“We’re not talking about speech at all. We’re talking about brazen disinformation.”
As Henrik Ræder Clausen reported last month, The Organization for Security and Cooperation in Europe (OSCE) has morphed from an institution that protects and promotes civil liberties into one that longs to impose a contrived narrative on the news media and civil society.
In the following video excerpt from one of last month’s OSCE sessions in Vienna, you’ll hear several members of the panel respond to a question from Henrik. They unabashedly acknowledge that yes, the truth may sometimes be considered “hate speech”, ushering us into the brave new Orwellian world that is Modern Multicultural Europe.
After the panel holds forth about the need for “narratives”, Stephen Coughlin has a few choice words about their brazen disinformation campaign. When he has finished pointing out the implications of what they are recommending, the young woman who had the most to say becomes somewhat incoherent, as if she had been knocked off the rails by Maj. Coughlin’s insertion of common sense and logic into her comfortable “narrative”.
Many thanks to Henrik Ræder Clausen for recording the footage, and to Vlad Tepes for editing and subtitling the excerpts.
Update: The panelists in this video are (from left to right):
- Victor Khroul, Rossiya Segodnya
- Leila Ghandi, TV Host
- Randa Habib, AFP Foundation (Moderator)
- Dunja Mijatović, OSCE Representative on Freedom of the Media
- Simon Haselock, Albany Associates
Maj. Coughlin’s second comment was not close-miked, so it’s sometimes hard to hear his words clearly. Below is the transcript of that segment, timed from the point where he begins speaking:
|0:00||For example, I didn’t name ISIS “The Islamic State”, they did|
|0:04||I didn’t take territory, they did. I didn’t|
|0:08||bring people under my governance, they did. I didn’t do all|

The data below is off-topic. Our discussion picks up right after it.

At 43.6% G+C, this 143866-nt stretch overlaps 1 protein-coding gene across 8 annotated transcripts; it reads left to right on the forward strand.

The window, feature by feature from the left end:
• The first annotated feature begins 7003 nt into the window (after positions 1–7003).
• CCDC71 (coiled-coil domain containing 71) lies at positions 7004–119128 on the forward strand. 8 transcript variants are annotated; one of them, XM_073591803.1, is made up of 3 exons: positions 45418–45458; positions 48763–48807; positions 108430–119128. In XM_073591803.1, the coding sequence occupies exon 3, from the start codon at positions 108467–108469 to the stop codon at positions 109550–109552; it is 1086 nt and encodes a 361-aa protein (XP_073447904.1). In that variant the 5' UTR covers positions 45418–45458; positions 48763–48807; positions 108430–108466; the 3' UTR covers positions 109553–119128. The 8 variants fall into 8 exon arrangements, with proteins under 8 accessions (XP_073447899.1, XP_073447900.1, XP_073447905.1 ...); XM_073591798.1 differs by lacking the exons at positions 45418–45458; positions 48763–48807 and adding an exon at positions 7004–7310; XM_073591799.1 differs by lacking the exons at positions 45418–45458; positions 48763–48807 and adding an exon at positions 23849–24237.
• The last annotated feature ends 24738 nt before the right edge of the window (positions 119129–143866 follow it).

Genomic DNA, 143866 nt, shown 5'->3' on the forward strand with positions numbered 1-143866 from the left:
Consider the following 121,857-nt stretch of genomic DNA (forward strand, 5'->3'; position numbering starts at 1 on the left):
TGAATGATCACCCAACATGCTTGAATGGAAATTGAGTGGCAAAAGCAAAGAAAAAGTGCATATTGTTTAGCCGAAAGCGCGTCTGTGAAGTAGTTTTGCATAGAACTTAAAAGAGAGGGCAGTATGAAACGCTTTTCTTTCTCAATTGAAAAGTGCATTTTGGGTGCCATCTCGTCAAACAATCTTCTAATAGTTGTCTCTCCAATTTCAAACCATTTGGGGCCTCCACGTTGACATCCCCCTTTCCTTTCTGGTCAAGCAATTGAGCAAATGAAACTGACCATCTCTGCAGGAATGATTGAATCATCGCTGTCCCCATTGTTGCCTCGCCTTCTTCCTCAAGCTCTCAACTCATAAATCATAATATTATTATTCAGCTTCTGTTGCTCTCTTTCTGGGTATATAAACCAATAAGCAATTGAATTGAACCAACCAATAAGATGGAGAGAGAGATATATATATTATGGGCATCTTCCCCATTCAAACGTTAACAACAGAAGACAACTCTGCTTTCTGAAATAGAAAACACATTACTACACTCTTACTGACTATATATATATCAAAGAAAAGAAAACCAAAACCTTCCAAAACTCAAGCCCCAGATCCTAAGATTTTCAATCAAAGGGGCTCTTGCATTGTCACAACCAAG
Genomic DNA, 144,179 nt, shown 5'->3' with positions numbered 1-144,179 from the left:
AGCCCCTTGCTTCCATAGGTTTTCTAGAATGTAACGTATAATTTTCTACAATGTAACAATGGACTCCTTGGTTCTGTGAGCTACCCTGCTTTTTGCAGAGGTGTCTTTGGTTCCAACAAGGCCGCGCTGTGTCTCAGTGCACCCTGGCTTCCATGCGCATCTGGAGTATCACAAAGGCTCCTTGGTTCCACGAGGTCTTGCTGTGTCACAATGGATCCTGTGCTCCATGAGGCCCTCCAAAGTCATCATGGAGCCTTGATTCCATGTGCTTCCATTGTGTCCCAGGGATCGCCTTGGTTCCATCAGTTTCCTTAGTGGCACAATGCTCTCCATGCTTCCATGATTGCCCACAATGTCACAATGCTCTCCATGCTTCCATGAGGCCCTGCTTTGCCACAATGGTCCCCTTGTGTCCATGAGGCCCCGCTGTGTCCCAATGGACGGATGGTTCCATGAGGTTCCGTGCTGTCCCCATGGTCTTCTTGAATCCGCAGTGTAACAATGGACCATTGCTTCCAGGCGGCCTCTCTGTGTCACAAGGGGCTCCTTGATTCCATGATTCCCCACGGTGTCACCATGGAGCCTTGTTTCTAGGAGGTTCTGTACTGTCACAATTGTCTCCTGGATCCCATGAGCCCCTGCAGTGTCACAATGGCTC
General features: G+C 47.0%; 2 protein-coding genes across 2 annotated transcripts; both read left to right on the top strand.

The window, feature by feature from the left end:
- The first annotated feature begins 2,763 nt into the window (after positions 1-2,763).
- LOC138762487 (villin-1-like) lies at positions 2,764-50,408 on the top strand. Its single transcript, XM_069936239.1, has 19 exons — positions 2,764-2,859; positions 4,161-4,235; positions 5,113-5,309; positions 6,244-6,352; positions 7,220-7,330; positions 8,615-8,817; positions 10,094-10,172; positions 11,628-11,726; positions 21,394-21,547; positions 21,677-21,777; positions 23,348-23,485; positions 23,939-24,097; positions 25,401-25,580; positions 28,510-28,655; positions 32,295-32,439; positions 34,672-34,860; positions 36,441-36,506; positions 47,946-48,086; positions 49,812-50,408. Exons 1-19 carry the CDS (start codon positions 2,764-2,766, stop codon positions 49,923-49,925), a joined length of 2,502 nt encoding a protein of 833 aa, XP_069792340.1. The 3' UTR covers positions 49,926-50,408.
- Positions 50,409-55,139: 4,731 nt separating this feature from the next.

|0:12||these things, they did. And for you to say “We can’t call it the Islamic State when in fact they are…|
|0:16||and that they are executing what they’re calling sharia law against the people who are|
|0:20||actually dead because it happened,|
|0:24||that is a material misrepresentation of an actual fact. And you are leading the public…|
|0:28||by not representing that, what you are saying it’s ‘hate speech’ to know what they are doing,|
|0:32||the hate would be on the actor, not on people being aware of it. This is the thing,|
|0:36||that would be a deliberate attempt to mislead a public|
|0:40||on something they might or might not take an interest. You are engaging…|
|0:44||what hate is, based on how people might appropriately respond, to something|
|0:48||they could reasonably consider to be a threat. And that|
|0:52||is the exact opposite of what a free press is supposed to do,|
|0:56||you are subordinating facts that the public has a right to know and|
|1:00||when they formulate their decsisions and replacing them with narratives to|
|1:04||keep them from coming to the understanding of events that can be articulated|
|1:08||and verified. That can never be considered hate speech. And when it is,|
|1:12||we’re not talking about speech at all. We’re talking about brazen disinformation.
For links to previous articles about the Organization for Security and Cooperation in Europe, see the OSCE Archives.